Growing up friends and i formed an informal gang. Rather than attack our peers, we focused on dismantling and challenging systems of oppression – albeit in very immature and at times irrational ways. Some of the activities we performed included (all occurred in the middle of the night from ages 13-18):
A. Piling an entire neighborhood’s lawn furniture onto a single property.
B. Egging police cars.
C. Trapping police cars in makeshift roadblocks.
D. Shooting paintballl guns at said trapped police officers from hills, woods and rooftops.
E. Joy riding in stolen cars, regularly.
F. Stealing weapons from homes (guns, tear gas & ammunition) and throwing these items into the local river.
G. Selling marijuana to peers, co-workers and teachers.
H. Buying alcohol as minors and distributing it to classmates.
I. Burning down a track and field.
J. Breaking into and vandalizing educational facilities run by the state.
K. Driving over 150MPH on a pubic highway with a speed limit of 55.
L. Throwing moltov cocktails in roads and fields.
M. Organizing parties with underage drinking, drugging and sex.
N. Prank calls.
O. Pool Hopping.
P. Not perpetually protesting our government from invading Iraq.
Q. Not organizing enough people to acutely challenge our government’s actions regarding drone killings and unjust warfare.
R. Driving without a license or insurance.
S. (This is probably the most serious) As a group, impersonating homeland security agents, flagging down three cars of our peers and forcing them to kneel in wet rain as we “waited for confirmation” from base. What is so strange about this is that our peers were overwhelmingly complacent – too fearful to challenge the oppressive force.
Now well over a decade later I can examine how our lives were effected/affected by these actions:
One of us was arrested for stealing guns from a police officer’s home. He was given three years probation and a few hours of community service. The entire groups attributes this to the individual’s class background (upper-middle) and complexion (white).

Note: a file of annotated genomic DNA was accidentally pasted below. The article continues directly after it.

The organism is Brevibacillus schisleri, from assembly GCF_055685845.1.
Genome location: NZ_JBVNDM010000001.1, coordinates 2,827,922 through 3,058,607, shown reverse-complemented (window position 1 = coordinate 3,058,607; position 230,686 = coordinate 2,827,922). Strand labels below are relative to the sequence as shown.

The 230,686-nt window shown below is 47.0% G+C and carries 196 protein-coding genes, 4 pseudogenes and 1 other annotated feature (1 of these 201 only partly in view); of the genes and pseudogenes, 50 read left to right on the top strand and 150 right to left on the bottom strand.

One of us who sold marijuana was arrested twice. He is currently on perpetual probation – the next offense he commits will land him in prison for an extended period. This individual is also of an upper-middle class background, but his complexion is mocha and is thus considered black.
One of us was arrested for credit card fraud and given 20 hours of community service. This individual is of an upper-middle class background and has a white complexion.
As for me… Although I was arrested numerous time, I wasn’t incarcerated for more than a day at a time. I have been in front of judges throughout my life (public defenders) – yet am always met with a probationary period and a subsequent expungement of the charge(s). I am of an upper-middle class background, have a white complexion and understand the cultural accouterments, such as language, body and verbal, which allow me to traverse the legal system with greater ease.
As I grew, undoubtedly a result of all of the above, I was able to come to terms with my own oppression and that of others. Although graduated high school with barley a D average, I was given a scholarship to a city-community college where I excelled via a liberatory pedagogy. Now I am a full-time student at an ivy league school on a full academic scholarship which is supplemented by extensive grants from the state and federal government. In short, I am able to work part-time, attend school and maintain a low-cost living.
So I am at a strange moment here: I was able to grow and mature as a result of the crimes I committed. Had I never committed these crimes I may not have opened myself up to the overwhelming empathy I now feel which fuels my drive to complete a PHD, on my own terms via a liberatory pedagogy. Yet had I not been offered diversion programs for these crimes my chances to utilize my inherent capacity to learn and teach may have been stifled – and I may have never known my true potential.